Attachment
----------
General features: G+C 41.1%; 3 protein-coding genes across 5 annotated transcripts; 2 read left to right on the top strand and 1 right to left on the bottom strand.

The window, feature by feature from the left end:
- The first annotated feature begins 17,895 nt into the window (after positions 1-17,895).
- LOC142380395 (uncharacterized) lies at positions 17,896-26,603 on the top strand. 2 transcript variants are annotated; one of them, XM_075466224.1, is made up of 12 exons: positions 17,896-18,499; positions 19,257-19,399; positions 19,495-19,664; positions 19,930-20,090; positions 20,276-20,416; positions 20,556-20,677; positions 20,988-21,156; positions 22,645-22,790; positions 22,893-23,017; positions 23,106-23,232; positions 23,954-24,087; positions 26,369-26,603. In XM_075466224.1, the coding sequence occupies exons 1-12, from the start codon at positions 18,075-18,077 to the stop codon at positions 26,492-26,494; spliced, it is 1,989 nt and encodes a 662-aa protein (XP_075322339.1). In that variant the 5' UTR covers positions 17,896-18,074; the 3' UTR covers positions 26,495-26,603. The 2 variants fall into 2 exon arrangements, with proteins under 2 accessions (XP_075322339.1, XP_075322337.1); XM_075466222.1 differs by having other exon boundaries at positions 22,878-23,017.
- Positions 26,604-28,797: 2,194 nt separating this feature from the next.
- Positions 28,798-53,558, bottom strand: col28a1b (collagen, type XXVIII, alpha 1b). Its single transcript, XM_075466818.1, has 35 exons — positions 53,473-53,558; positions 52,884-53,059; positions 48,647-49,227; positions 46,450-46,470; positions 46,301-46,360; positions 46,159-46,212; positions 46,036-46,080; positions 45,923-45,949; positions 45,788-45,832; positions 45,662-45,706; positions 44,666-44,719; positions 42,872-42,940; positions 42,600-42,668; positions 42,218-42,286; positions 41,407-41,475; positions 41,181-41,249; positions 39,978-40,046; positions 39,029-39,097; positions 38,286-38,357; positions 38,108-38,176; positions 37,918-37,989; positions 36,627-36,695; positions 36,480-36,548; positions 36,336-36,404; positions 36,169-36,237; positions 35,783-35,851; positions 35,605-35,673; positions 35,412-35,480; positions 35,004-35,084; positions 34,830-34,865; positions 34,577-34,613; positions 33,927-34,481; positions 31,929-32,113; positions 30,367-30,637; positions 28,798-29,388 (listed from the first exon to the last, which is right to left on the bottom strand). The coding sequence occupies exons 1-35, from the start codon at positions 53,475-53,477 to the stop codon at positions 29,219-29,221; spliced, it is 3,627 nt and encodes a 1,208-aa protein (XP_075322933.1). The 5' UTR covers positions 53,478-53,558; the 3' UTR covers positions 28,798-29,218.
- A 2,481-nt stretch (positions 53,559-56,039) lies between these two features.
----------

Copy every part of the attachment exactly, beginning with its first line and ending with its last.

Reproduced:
General features: G+C 41.1%; 3 protein-coding genes across 5 annotated transcripts; 2 read left to right on the top strand and 1 right to left on the bottom strand.

The window, feature by feature from the left end:
- The first annotated feature begins 17,895 nt into the window (after positions 1-17,895).
- LOC142380395 (uncharacterized) lies at positions 17,896-26,603 on the top strand. 2 transcript variants are annotated; one of them, XM_075466224.1, is made up of 12 exons: positions 17,896-18,499; positions 19,257-19,399; positions 19,495-19,664; positions 19,930-20,090; positions 20,276-20,416; positions 20,556-20,677; positions 20,988-21,156; positions 22,645-22,790; positions 22,893-23,017; positions 23,106-23,232; positions 23,954-24,087; positions 26,369-26,603. In XM_075466224.1, the coding sequence occupies exons 1-12, from the start codon at positions 18,075-18,077 to the stop codon at positions 26,492-26,494; spliced, it is 1,989 nt and encodes a 662-aa protein (XP_075322339.1). In that variant the 5' UTR covers positions 17,896-18,074; the 3' UTR covers positions 26,495-26,603. The 2 variants fall into 2 exon arrangements, with proteins under 2 accessions (XP_075322339.1, XP_075322337.1); XM_075466222.1 differs by having other exon boundaries at positions 22,878-23,017.
- Positions 26,604-28,797: 2,194 nt separating this feature from the next.
- Positions 28,798-53,558, bottom strand: col28a1b (collagen, type XXVIII, alpha 1b). Its single transcript, XM_075466818.1, has 35 exons — positions 53,473-53,558; positions 52,884-53,059; positions 48,647-49,227; positions 46,450-46,470; positions 46,301-46,360; positions 46,159-46,212; positions 46,036-46,080; positions 45,923-45,949; positions 45,788-45,832; positions 45,662-45,706; positions 44,666-44,719; positions 42,872-42,940; positions 42,600-42,668; positions 42,218-42,286; positions 41,407-41,475; positions 41,181-41,249; positions 39,978-40,046; positions 39,029-39,097; positions 38,286-38,357; positions 38,108-38,176; positions 37,918-37,989; positions 36,627-36,695; positions 36,480-36,548; positions 36,336-36,404; positions 36,169-36,237; positions 35,783-35,851; positions 35,605-35,673; positions 35,412-35,480; positions 35,004-35,084; positions 34,830-34,865; positions 34,577-34,613; positions 33,927-34,481; positions 31,929-32,113; positions 30,367-30,637; positions 28,798-29,388 (listed from the first exon to the last, which is right to left on the bottom strand). The coding sequence occupies exons 1-35, from the start codon at positions 53,475-53,477 to the stop codon at positions 29,219-29,221; spliced, it is 3,627 nt and encodes a 1,208-aa protein (XP_075322933.1). The 5' UTR covers positions 53,478-53,558; the 3' UTR covers positions 28,798-29,218.
- A 2,481-nt stretch (positions 53,559-56,039) lies between these two features.